Biogas is a diverse energy source, suitable as a flexible and storable energy form. Between 2000 and 2013 the production of biogas in Europe increased six fold, from 2.2 to 13.5 Mtoe, with the main producers being Germany, UK and Italy, followed by Czech Republic, France and the Netherlands. Biogas is also expected to play an important role in reaching the European energy policy targets for 2020 and 2030. Today agricultural biogas is mainly produced using energy crops such as maize or sorghum, oftern in co-fermentation with animal waste, however the use of energy crops for biogas has been questioned lately due to sustainability concerns. Therefore, introducing new, cost-competitive and sustainable feedstock such as manure, straw and even grass, will be increasingly important for the biogas sector to deliver its full potential in the future energy scenario.
Researchers from Aalborg University in Denmark have mapped the potentials of animal manure, cereal straw and grass from both rotational and perennial grasslands for biogas production in the EU by 2030. By using official Eurostat statistics and assuming different utilization scenarios for each resource, the study identified a total energy potential from all these resources ranging between 39.3-66.9 Mtoe. This amount could cover 2.3-3.9% of the total EU energy consumption or 8.4-14.3% of the total supply of renewables in 2030.
Results in detail
Manure: the total energy potential for anaerobic digestion of the available manure from cattle, pigs and poultry in Europe in 2030 was estimated to be 20.83 Mtoe, with pig manure amounting to 9.66 Mtoe, cattle manure 9.22 Mtoe and poultry manure 1.92.
Grass: With almost 11 million hectares of rotational grasslands cultivated in 2013, the energy potential available for anaerobic digestion ranges between 1.05 and 5.90 Mtoe. Although the current share of grass utilized for biogas production is unknown, grass is already used in Germany for anaerobic digestion. The potential of permanent grasslands and meadows was estimated between 2.60 and 12.11 Mtoe. Utilising grass from permanent grassland and meadows would be particularly interesting as it would be a method for protecting biodiversity while producing renewable energy and recirculating nutrients from permanent grasslands to cultivated lands via the application of digestate to these areas.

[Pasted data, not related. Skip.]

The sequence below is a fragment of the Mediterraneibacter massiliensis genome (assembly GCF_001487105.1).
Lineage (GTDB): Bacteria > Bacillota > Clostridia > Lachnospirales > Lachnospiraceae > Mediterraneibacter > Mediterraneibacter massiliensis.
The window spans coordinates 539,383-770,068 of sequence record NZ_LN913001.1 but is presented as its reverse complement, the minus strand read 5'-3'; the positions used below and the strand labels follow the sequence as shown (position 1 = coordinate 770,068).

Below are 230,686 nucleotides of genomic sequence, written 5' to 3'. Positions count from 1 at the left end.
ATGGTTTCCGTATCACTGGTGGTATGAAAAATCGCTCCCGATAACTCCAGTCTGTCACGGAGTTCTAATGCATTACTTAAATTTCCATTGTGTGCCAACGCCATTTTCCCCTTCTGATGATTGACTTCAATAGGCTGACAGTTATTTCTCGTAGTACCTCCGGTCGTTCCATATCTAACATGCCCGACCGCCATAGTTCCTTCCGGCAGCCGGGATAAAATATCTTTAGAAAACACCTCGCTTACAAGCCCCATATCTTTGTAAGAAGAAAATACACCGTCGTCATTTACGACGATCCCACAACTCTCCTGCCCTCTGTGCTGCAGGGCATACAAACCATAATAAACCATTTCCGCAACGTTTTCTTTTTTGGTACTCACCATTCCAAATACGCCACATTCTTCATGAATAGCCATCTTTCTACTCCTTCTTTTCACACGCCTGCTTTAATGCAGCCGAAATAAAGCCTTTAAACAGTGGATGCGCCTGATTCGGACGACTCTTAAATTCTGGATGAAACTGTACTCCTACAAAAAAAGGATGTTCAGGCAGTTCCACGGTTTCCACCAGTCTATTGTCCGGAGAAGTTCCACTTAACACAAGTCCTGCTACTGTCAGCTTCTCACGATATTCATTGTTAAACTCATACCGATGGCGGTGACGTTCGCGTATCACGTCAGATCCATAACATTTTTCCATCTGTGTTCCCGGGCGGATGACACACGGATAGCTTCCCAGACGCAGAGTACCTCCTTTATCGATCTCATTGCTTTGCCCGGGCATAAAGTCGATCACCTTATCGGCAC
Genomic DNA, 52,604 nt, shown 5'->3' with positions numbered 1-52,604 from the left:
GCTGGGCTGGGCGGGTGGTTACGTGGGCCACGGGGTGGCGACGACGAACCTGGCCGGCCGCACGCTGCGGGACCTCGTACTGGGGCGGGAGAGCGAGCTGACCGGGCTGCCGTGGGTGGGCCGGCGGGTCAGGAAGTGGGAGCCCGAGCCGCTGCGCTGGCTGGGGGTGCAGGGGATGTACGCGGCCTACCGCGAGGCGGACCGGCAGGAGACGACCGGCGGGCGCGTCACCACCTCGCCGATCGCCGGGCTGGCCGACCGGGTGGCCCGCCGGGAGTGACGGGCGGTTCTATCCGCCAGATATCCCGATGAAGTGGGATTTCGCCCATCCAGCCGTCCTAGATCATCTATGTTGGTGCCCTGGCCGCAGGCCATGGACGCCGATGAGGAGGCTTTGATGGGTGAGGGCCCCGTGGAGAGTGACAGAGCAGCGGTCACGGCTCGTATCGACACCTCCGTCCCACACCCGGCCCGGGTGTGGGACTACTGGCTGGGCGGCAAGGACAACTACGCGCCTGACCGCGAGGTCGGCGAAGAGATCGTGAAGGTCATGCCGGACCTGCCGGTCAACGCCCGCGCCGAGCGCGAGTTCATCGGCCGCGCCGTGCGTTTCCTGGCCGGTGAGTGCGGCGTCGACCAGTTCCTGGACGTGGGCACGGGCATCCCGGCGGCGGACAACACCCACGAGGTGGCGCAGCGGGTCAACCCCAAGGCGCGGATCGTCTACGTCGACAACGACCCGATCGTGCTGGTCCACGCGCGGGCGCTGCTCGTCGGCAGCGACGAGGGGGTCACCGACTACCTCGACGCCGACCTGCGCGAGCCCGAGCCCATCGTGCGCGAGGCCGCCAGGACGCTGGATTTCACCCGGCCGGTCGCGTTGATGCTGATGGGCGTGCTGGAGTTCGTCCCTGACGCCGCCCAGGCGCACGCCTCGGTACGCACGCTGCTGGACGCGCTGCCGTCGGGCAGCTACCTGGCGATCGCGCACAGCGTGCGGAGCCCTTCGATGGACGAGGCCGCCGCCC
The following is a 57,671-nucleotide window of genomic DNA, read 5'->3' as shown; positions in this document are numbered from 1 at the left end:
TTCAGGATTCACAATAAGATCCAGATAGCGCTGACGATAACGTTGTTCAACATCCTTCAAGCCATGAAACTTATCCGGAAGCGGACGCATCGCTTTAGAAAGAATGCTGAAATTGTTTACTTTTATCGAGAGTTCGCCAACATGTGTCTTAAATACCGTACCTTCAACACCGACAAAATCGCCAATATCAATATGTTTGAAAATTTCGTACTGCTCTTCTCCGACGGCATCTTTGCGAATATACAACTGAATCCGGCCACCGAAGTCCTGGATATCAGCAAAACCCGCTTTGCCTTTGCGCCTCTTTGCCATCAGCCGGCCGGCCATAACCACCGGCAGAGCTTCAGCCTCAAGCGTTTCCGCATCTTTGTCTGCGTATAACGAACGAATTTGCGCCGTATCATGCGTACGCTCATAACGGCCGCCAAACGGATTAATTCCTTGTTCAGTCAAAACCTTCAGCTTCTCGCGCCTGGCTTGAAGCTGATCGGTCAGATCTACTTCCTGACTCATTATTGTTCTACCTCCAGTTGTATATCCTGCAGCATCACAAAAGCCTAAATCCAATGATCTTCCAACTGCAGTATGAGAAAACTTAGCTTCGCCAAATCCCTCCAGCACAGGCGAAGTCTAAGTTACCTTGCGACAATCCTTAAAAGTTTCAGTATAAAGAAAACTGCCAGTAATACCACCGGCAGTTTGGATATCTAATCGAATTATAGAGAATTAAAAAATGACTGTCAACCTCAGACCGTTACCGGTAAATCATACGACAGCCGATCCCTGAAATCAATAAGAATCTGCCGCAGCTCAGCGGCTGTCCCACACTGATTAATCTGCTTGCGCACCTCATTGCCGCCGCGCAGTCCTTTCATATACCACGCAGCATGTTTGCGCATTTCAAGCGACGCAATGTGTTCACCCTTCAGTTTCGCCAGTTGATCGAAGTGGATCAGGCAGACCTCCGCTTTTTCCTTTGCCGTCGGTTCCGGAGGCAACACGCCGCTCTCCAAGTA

Straw: The agricultural land used for cereal production in Europe is estimated in 48.7 million hectares by 2030. Straw can be a suitable substrate for anaerobic digestion, however mechanical, thermochemical or biological pre-treatment is needed to reduce the the digestion retention times of straw compared to other substrates, in order to maximize its methane yield. Cereal straw from cereal production could provide a biogas potential raging between 14.76 and 28.02 Mtoe. Although this reflects a high variability, even the lowest estimate could represent a significant amount of biogas, comparable to the total European biogas production registered in 2013.
In total the energy potential from these resources ranges between 39.25 and 66.85 Mtoe, depending on the availability of the residues. If this amount is added to the current biogas production, the total energy potential reaches 52.75-80.35 Mtoe. This means as much as 11.3 to 17.2% of the total supply of renewables projected by 2030. If the consumption of natural gas in the EU in 2030 stays within this range, the projected biogas deriving energy yields from the investigated resources could replace ≈9- 16% of the total consumption of natural gas.
This post is based on an the paper “The Potential of Animal Manure, Straw and Grass for European Biogas Production in 2030” by Meyer, A. K; Ehimen, E. A. Holm-Nielsen, J. B, Aalborg University, Denmark and presented at the 24th European Biomass Conference and Exhibition.